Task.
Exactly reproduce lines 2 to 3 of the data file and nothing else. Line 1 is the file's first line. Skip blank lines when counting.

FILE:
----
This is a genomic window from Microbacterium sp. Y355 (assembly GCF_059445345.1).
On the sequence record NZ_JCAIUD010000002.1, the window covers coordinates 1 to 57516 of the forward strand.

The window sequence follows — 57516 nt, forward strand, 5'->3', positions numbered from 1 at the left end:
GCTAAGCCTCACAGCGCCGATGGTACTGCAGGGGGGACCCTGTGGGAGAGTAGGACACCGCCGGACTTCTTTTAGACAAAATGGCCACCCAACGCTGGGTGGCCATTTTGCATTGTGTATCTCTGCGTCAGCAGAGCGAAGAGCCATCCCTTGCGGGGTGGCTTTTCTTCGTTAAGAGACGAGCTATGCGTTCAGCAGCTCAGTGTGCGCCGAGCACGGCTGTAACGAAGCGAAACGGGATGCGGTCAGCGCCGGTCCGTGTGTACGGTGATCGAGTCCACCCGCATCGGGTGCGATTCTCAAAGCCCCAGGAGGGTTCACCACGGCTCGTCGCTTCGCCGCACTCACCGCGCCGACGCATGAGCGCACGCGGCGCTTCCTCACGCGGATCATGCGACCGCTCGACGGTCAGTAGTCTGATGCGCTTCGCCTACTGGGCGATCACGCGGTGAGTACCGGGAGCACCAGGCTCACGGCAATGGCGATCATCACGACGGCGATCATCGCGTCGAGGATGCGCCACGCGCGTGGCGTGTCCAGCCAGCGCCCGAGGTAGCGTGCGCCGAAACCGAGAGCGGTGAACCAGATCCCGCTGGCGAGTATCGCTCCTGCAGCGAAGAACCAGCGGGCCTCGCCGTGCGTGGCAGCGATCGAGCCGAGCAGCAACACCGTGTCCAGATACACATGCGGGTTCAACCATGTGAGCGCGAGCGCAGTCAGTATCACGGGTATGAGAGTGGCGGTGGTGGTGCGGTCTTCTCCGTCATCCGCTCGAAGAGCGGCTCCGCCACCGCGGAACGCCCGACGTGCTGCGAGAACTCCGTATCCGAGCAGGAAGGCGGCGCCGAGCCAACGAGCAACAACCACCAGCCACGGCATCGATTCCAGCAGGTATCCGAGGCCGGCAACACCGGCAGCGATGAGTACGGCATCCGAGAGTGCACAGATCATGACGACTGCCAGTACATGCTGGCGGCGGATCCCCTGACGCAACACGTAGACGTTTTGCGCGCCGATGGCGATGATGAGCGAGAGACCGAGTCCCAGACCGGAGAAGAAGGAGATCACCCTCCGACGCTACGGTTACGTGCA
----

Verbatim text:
On the sequence record NZ_JCAIUD010000002.1, the window covers coordinates 1 to 57516 of the forward strand.

The window sequence follows — 57516 nt, forward strand, 5'->3', positions numbered from 1 at the left end: